15. 15. Trend sevenThe future is about: self-manageddevelopmentThis will result in• Individual responsibility for learning• Creating the right blend for the individualOur research shows the onus is shifting to the individual, with the future oflearning all about self-managed development (63%) and coaching/mentoring(27%) and a smaller role played by more formal qualifications (10%). This isin keeping with the 70/20/10 model introduced above and with participantfeedback: ‘The future of learning will be increasingly individualised andlearner driven. We’ll see a more blended approach with formal workshopsto support self-managed learning.’ BrakesCertainly the trend is for a ‘blended’ solution in which the individual isempowered to manage the right ‘blend’ to meet their needs: ‘Over the nexttwo years we want people to use resources like the VLRC to becomeincreasingly responsible and accountable for driving their own careers. Ablended learning solution is the future: virtual and face-to-face sessionsworking together to create a learning journey tailored to individual needsand styles whilst focusing on the competencies which will ultimately growthe business.’ Kellogg’sWhen workshop participants were asked to visualise/articulate the future of learning, the need tocreate the right blend for the individual was a key theme. 13 Ashridge Business School http://www.ashridge.org.uk
  16. 16. Trend eight The future is about: harnessing technology to empower the learner This will demand that learning designers • Make learning addictive • Ensure technology is a catalyst for embracing learning Technology is having a positive impact on the lives of senior managers. 47% believe that technology is enabling them to work more flexibly, and 35% say it has improved communications. Certainly when asked to visualise and articulate the future of learning, conference participants were interested in interactive learning and the ability to harness technology for the benefit of learning: One response to the visualise/articulate exercise which asked participants how they envisaged the future of learning. This response shows a future of technology driven learning. There have been sad accounts of the death of virtual world gamers who became so immersed in the online experience that they forgot to eat. Could technology ever make learning as addictive? In fact, the boundaries between playing and learning are increasingly blurred; a fascinating glimpse into the future comes from one participant who suggests: ‘People are increasingly engaging with the virtual world, playing games online, immersing themselves in virtual worlds via sites such as Second Life where they are interacting and engaging with others across different time zones. If we broadened our definition of learning to include virtual worlds and online simulations, people would find the time to learn for themselves - they would put their headphones on without waiting to be sent on a training course or reminded. And then they would still meet face-to-face back in a classroom. But the classroom experience would be used to discuss the online experience, to practice and to engage in coaching’ Wragge & Co.14 Ashridge Business School http://www.ashridge.org.uk
  17. 17. Technology looks to be a catalyst for widespread self-managed developmentin organisations. Certainly virtual learning is playing an increasingly importantrole in delivering L&D strategies and the trends identified throughout this paperonly point to a strengthening of this in the future.‘In the future, as more people work remotely and the emphasis on timeefficiency increases, we’ll see more virtual classrooms and the use oftechnology in learning will definitely increase.’ ArqivaWhen asked their reason for using online learning, the response from seniormanagers is that it is an essential tool to enrich learning (47%) and providesthe best fit with today’s way of working (36%). ‘Our ‘learning 2.0’ strategycentres on technology. We’ve started to run virtual classes based arounddifferent topical issues. Because it’s more flexible, accessible andfinancially viable, we are also growing self-paced e-learning. For example,so far, about 300 people across Europe have completed the ‘Managingin Uncertain Times’ module we created in 2009. The future is virtual. Thewhole range of online insights from the VLRC will be indispensable in thedelivery of these programmes.’ Xerox 15 Ashridge Business School http://www.ashridge.org.uk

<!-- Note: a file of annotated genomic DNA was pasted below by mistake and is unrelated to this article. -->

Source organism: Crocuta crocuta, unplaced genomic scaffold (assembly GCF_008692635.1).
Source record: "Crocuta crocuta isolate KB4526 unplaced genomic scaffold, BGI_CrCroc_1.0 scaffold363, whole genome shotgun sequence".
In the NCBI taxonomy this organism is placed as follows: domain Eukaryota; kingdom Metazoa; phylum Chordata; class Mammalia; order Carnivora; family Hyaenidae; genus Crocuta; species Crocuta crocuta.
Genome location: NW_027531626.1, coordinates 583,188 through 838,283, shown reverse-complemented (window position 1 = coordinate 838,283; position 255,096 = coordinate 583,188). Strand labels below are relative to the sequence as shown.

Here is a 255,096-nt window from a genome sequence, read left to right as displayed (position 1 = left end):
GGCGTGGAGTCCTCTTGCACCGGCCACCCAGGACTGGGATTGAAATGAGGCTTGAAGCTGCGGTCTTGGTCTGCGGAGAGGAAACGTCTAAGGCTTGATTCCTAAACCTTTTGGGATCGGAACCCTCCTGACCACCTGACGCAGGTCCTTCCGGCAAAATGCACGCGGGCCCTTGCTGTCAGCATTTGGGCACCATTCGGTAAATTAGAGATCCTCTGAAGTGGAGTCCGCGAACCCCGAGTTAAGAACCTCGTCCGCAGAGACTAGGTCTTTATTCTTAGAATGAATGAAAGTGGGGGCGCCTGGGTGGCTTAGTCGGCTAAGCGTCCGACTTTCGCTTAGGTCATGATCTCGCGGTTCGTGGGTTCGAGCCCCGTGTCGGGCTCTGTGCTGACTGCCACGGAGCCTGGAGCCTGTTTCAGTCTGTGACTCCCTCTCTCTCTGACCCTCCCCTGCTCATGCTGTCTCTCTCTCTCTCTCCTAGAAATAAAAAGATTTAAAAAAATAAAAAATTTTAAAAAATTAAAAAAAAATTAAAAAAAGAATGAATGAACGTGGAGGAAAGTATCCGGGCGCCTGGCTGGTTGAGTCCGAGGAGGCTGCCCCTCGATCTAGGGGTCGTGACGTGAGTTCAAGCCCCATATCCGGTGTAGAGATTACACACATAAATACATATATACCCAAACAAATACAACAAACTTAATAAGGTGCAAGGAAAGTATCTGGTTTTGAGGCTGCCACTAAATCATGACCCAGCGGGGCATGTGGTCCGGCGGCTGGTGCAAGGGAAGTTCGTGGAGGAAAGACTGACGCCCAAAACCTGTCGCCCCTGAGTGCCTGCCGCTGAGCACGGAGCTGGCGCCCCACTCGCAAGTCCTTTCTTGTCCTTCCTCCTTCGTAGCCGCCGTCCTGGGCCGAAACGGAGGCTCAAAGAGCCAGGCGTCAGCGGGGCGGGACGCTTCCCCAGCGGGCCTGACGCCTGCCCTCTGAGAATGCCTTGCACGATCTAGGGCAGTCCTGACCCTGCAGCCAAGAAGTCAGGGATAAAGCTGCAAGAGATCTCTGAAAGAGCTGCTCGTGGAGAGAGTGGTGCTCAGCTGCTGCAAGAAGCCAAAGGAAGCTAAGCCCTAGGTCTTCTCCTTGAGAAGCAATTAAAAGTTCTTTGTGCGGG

18. 18. Conclusion This paper has painted a picture of today’s information rich, time poor learner who is embracing more informal ways of learning and, with the help of technology, is increasingly taking charge of their own development. The learning landscape will continue to evolve, but our research shows that gone are the days of pushing learning out to a classroom of passive recipients as depicted in Charles Dickens Hard Times “NOW, what I want is, Facts. Teach these boys and girls nothing but Facts. Facts alone are wanted in life.” Instead the ‘push’ of the formal learning is transitioning to the ‘pull’ of ‘just- in-time learning’. The individual is now empowered to manage their own development, and technology is leading to a paradoxical situation where the boundaries are blurring between learning, work and play. So much so that as we look to the future, learning draws upon another of Charles Dickens works: ‘Please sir, I want some more’.16 Ashridge Business School http://www.ashridge.org.uk
  19. 19. Sources1. Lombardo and Eichinger, The Leadership Machine, 20002. Christopher Ball, Attention – The pre-requisite for successful learning, Training Journal, January 20093. Vikki Matthews, Head of Learning and Development, Nike. Speaking at Learning to Learn in the 21st Century, March 2010. For further insights into the future of learning, visit: www.ashridge.org.uk/virtualthoughtleadership 17 Ashridge Business School http://www.ashridge.org.uk
  20. 20. Design by: Ashridge Design StudioAshridge, Berkhamsted, Hertfordshire HP4 1NS, United KingdomTel: +44 (0)1442 841155Fax: +44 (0)1442 841306Email: vlrc@ashridge.org.ukwww.ashridge.org.uk/vlrcPrinted on a paper from well-managed forests and other sustainable sources Registered as Ashridge (Bonar Law Memorial) Trust. Charity number 311096. Ashridge Business School http://www.ashridge.org.uk